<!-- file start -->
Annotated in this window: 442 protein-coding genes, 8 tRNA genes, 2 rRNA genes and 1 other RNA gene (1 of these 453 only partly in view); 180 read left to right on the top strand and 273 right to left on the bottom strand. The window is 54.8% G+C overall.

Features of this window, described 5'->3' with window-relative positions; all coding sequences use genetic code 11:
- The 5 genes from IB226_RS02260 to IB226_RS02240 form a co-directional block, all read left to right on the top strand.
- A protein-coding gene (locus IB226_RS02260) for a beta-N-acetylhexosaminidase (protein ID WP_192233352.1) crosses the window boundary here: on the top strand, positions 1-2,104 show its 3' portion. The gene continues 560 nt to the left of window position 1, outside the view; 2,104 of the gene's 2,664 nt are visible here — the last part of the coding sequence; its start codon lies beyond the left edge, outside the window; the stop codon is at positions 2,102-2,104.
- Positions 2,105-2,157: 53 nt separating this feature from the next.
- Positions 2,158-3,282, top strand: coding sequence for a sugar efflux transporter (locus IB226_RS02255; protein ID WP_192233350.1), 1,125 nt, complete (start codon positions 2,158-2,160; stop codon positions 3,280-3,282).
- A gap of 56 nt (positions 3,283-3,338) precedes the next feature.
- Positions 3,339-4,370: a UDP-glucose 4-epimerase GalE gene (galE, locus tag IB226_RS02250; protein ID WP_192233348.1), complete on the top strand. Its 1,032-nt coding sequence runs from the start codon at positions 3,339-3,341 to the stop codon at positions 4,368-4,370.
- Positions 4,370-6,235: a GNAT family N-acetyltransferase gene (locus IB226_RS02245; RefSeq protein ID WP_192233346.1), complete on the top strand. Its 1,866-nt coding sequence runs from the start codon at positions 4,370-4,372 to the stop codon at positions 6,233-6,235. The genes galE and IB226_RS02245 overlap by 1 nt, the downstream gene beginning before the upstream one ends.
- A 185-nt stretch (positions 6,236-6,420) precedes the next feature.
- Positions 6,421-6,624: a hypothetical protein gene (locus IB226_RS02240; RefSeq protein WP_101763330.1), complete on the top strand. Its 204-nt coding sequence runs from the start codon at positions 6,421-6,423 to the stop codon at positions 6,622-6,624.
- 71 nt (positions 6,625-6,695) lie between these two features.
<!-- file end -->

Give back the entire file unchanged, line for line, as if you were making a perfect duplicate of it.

Annotated in this window: 442 protein-coding genes, 8 tRNA genes, 2 rRNA genes and 1 other RNA gene (1 of these 453 only partly in view); 180 read left to right on the top strand and 273 right to left on the bottom strand. The window is 54.8% G+C overall.

Features of this window, described 5'->3' with window-relative positions; all coding sequences use genetic code 11:
- The 5 genes from IB226_RS02260 to IB226_RS02240 form a co-directional block, all read left to right on the top strand.
- A protein-coding gene (locus IB226_RS02260) for a beta-N-acetylhexosaminidase (protein ID WP_192233352.1) crosses the window boundary here: on the top strand, positions 1-2,104 show its 3' portion. The gene continues 560 nt to the left of window position 1, outside the view; 2,104 of the gene's 2,664 nt are visible here — the last part of the coding sequence; its start codon lies beyond the left edge, outside the window; the stop codon is at positions 2,102-2,104.
- Positions 2,105-2,157: 53 nt separating this feature from the next.
- Positions 2,158-3,282, top strand: coding sequence for a sugar efflux transporter (locus IB226_RS02255; protein ID WP_192233350.1), 1,125 nt, complete (start codon positions 2,158-2,160; stop codon positions 3,280-3,282).
- A gap of 56 nt (positions 3,283-3,338) precedes the next feature.
- Positions 3,339-4,370: a UDP-glucose 4-epimerase GalE gene (galE, locus tag IB226_RS02250; protein ID WP_192233348.1), complete on the top strand. Its 1,032-nt coding sequence runs from the start codon at positions 3,339-3,341 to the stop codon at positions 4,368-4,370.
- Positions 4,370-6,235: a GNAT family N-acetyltransferase gene (locus IB226_RS02245; RefSeq protein ID WP_192233346.1), complete on the top strand. Its 1,866-nt coding sequence runs from the start codon at positions 4,370-4,372 to the stop codon at positions 6,233-6,235. The genes galE and IB226_RS02245 overlap by 1 nt, the downstream gene beginning before the upstream one ends.
- A 185-nt stretch (positions 6,236-6,420) precedes the next feature.
- Positions 6,421-6,624: a hypothetical protein gene (locus IB226_RS02240; RefSeq protein WP_101763330.1), complete on the top strand. Its 204-nt coding sequence runs from the start codon at positions 6,421-6,423 to the stop codon at positions 6,622-6,624.
- 71 nt (positions 6,625-6,695) lie between these two features.